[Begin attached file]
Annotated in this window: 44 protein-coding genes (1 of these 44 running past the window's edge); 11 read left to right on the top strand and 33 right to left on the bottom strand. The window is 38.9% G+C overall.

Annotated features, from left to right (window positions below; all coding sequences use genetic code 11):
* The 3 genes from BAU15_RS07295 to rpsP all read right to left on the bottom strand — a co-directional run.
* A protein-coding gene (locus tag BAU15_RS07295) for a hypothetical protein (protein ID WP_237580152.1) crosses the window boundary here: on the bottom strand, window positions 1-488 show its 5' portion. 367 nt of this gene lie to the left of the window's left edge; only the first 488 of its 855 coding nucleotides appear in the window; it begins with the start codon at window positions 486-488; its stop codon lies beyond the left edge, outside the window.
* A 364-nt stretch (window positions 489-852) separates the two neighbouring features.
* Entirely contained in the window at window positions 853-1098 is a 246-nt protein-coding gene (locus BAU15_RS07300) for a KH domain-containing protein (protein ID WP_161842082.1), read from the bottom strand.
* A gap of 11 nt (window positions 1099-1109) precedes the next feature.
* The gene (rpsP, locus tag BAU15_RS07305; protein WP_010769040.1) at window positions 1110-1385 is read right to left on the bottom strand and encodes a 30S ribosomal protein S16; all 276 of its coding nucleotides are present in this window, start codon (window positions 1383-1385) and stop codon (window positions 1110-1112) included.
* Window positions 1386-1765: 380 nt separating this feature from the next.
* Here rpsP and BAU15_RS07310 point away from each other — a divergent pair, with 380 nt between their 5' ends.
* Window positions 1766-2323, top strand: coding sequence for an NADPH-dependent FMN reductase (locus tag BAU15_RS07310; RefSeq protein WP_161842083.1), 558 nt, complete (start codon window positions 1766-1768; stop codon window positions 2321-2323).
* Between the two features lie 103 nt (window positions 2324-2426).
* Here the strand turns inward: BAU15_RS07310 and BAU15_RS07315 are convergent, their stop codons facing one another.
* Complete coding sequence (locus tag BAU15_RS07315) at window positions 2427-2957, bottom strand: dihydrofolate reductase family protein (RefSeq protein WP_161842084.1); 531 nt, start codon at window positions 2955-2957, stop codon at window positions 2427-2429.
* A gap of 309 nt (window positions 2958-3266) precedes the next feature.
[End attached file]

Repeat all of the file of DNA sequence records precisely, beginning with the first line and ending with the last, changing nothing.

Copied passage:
Annotated in this window: 44 protein-coding genes (1 of these 44 running past the window's edge); 11 read left to right on the top strand and 33 right to left on the bottom strand. The window is 38.9% G+C overall.

Annotated features, from left to right (window positions below; all coding sequences use genetic code 11):
* The 3 genes from BAU15_RS07295 to rpsP all read right to left on the bottom strand — a co-directional run.
* A protein-coding gene (locus tag BAU15_RS07295) for a hypothetical protein (protein ID WP_237580152.1) crosses the window boundary here: on the bottom strand, window positions 1-488 show its 5' portion. 367 nt of this gene lie to the left of the window's left edge; only the first 488 of its 855 coding nucleotides appear in the window; it begins with the start codon at window positions 486-488; its stop codon lies beyond the left edge, outside the window.
* A 364-nt stretch (window positions 489-852) separates the two neighbouring features.
* Entirely contained in the window at window positions 853-1098 is a 246-nt protein-coding gene (locus BAU15_RS07300) for a KH domain-containing protein (protein ID WP_161842082.1), read from the bottom strand.
* A gap of 11 nt (window positions 1099-1109) precedes the next feature.
* The gene (rpsP, locus tag BAU15_RS07305; protein WP_010769040.1) at window positions 1110-1385 is read right to left on the bottom strand and encodes a 30S ribosomal protein S16; all 276 of its coding nucleotides are present in this window, start codon (window positions 1383-1385) and stop codon (window positions 1110-1112) included.
* Window positions 1386-1765: 380 nt separating this feature from the next.
* Here rpsP and BAU15_RS07310 point away from each other — a divergent pair, with 380 nt between their 5' ends.
* Window positions 1766-2323, top strand: coding sequence for an NADPH-dependent FMN reductase (locus tag BAU15_RS07310; RefSeq protein WP_161842083.1), 558 nt, complete (start codon window positions 1766-1768; stop codon window positions 2321-2323).
* Between the two features lie 103 nt (window positions 2324-2426).
* Here the strand turns inward: BAU15_RS07310 and BAU15_RS07315 are convergent, their stop codons facing one another.
* Complete coding sequence (locus tag BAU15_RS07315) at window positions 2427-2957, bottom strand: dihydrofolate reductase family protein (RefSeq protein WP_161842084.1); 531 nt, start codon at window positions 2955-2957, stop codon at window positions 2427-2429.
* A gap of 309 nt (window positions 2958-3266) precedes the next feature.